More than one in 10 workers will try to cheat their way around artificial intelligence-based employee monitoring software by 2023, according to new findings from business intelligence provider Gartner Inc.
In a statement, the firm notes that organisations are now using AI to track staff behaviours in a similar way to how they have used it to analyse and understand consumers.
Typically, employee monitoring tools provide basic activity-logging functions, complete with alerts, while more sophisticated examples can detect either positive actions or patterns of misbehaviour through multivariable analysis.
Previous Gartner research showed that, even prior to the pandemic, workers feared the use of new technologies to track and monitor their work habits. Now, with the tools becoming more prevalent, the firm predicts that organisations will increasingly have to deal with workers who will attempt to evade the systems’ scrutiny.
In particular, it points out, staff may chip away at areas in which:
- metrics do not fully capture activity,
- accountability is unclear, or
- the AI can be fooled through the generation of false or confusing data.
Gartner vice president Whit Andrews said: “Many businesses are making a permanent shift to full- or part-time remote work, which can be both costly and require cultural changes. For management cultures that are accustomed to relying on direct observation of employee behaviour, remote work strengthens the mandate to digitally monitor worker activity – in some cases, via AI.”
Andrews added: “Just as we’ve seen with every technology aimed at restricting its users, workers will quickly discover the gaps … They may do so for a variety of reasons, such as in the interest of lower workloads, better pay or simply spite. Some may even see tricking AI-based monitoring tools as more of a game to be won than disrespecting a metric that management has a right to know.”
Gartner’s research follows recent findings showing that, in June 2020, demand for staff surveillance software was up by 51% compared to pre-pandemic levels. (Top10VPN, 24 June 2020)
Last month, the data-protection commissioner for the German state of Lower Saxony hit computer retailer notebooksbilliger.de with a fine of €10.4m for intrusively filming its workforce. (ITPro.co.uk, 18 January 2021)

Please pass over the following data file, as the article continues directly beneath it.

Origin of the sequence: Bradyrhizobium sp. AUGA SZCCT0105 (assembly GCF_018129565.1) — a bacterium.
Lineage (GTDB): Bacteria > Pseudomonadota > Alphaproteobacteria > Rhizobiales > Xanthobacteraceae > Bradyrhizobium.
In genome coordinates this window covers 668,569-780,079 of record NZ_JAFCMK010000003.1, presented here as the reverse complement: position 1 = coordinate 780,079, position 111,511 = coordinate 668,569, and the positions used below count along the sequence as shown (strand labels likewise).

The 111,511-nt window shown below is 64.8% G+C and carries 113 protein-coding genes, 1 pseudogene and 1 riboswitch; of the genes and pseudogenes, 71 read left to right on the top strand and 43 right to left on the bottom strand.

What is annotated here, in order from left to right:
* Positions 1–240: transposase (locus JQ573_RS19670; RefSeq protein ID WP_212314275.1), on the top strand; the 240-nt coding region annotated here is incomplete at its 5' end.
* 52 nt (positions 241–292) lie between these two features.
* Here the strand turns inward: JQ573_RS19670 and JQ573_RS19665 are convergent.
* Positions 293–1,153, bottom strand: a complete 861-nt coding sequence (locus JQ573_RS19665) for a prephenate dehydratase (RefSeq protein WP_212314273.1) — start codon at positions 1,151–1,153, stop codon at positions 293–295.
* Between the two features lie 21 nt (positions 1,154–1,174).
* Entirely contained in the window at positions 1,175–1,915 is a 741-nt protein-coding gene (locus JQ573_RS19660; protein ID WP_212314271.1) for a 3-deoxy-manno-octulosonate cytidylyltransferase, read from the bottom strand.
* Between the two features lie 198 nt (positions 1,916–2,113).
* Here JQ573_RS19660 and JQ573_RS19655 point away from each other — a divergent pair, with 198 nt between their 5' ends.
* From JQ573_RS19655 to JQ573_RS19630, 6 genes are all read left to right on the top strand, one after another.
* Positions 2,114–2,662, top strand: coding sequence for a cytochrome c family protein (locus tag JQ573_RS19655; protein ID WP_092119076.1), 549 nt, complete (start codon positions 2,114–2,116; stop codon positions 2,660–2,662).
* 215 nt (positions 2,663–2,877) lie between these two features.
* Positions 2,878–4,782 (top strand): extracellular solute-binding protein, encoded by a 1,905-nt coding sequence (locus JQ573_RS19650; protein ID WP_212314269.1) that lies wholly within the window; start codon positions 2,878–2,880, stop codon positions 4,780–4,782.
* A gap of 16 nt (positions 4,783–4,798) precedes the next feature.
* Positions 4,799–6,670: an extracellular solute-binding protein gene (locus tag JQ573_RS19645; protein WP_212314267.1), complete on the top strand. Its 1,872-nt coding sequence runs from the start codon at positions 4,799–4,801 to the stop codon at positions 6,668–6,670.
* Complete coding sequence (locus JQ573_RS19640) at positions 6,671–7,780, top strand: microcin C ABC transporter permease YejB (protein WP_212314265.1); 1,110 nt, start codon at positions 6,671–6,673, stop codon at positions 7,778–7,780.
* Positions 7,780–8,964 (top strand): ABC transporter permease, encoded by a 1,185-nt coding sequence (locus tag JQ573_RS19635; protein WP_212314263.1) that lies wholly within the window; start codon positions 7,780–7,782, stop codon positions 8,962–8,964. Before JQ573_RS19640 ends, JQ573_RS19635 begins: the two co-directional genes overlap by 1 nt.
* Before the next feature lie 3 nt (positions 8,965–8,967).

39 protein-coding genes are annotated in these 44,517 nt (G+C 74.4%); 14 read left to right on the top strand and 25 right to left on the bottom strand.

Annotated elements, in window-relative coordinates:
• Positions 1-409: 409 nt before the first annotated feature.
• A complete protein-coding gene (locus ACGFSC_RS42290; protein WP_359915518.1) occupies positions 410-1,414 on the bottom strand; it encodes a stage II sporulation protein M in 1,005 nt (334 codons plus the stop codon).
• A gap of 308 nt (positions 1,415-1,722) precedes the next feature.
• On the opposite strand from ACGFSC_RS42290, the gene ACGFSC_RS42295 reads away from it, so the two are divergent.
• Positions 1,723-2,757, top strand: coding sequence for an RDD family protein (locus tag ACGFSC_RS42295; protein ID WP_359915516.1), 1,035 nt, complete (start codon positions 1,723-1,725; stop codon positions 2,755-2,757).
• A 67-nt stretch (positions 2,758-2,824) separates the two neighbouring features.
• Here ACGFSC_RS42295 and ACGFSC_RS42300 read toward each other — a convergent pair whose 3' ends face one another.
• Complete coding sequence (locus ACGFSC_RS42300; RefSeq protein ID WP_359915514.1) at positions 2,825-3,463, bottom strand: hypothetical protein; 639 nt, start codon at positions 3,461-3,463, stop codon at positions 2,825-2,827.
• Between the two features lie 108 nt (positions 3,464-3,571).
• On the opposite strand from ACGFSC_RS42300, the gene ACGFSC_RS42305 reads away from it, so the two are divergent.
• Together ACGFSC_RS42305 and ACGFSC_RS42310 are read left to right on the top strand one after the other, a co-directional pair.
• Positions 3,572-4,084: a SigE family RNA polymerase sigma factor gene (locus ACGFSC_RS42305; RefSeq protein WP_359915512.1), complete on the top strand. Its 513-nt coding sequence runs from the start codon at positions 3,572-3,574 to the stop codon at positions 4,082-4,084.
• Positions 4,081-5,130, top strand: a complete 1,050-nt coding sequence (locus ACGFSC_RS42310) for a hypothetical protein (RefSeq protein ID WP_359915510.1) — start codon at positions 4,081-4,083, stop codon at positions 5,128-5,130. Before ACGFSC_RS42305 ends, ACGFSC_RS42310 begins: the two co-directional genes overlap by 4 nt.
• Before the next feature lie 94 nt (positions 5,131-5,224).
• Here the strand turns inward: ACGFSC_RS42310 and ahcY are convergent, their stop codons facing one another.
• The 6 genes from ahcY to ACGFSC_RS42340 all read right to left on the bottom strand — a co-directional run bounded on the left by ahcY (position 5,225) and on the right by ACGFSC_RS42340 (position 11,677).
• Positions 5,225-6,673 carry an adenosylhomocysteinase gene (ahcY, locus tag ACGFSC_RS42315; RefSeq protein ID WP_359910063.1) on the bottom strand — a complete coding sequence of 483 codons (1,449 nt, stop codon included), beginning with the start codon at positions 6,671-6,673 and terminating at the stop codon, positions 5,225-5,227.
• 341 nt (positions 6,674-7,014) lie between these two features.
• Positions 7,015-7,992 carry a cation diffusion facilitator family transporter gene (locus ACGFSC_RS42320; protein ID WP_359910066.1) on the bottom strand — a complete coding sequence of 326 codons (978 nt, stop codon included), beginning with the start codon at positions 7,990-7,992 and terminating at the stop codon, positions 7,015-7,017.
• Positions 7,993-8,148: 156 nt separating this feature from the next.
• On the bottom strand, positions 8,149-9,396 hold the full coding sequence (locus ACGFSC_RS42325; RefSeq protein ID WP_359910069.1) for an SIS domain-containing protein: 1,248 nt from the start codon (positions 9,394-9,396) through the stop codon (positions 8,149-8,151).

And just a few weeks later, a leading tech journal described Amazon’s surveillance of its drivers as having risen to “dystopian heights.” (Interesting Engineering, 9 February 2021)
Are staff monitoring tools necessary signs of the times – or simply triggers for distrust between management and staff?
The Institute of Leadership & Management’s head of brand and marketing Jay Ludditt says: “As the shift to more dispersed workforces accelerates, tech firms will naturally look to develop solutions to problems we may never have thought about previously.
“There's nothing wrong with this. But leaders must consider all the angles: is a tech solution really needed? Or is it purely a shift in their leadership approach that can help to pull things back on track and reinstate a sense of connection with their people?”
Ludditt notes: “The application of technology is also important here. We know the right data can help inform strategy, improve efficiency and highlight discrepancies. But only when viewed holistically can it paint a true picture across an organisation. Narrowing the focus to individual employees runs the risk of bypassing any sense of meaningful relationships, or understanding of personal factors that data alone simply cannot account for.”
He adds: “Employees must feel psychologically safe to discuss with their managers any issues that may be affecting their own performance. In turn, managers must effectively communicate how monitoring tools may be in play to assess companywide performance – and not solely to target individuals from afar.”
For further insights on the themes raised in this blog, check out the Institute’s resources on managing performance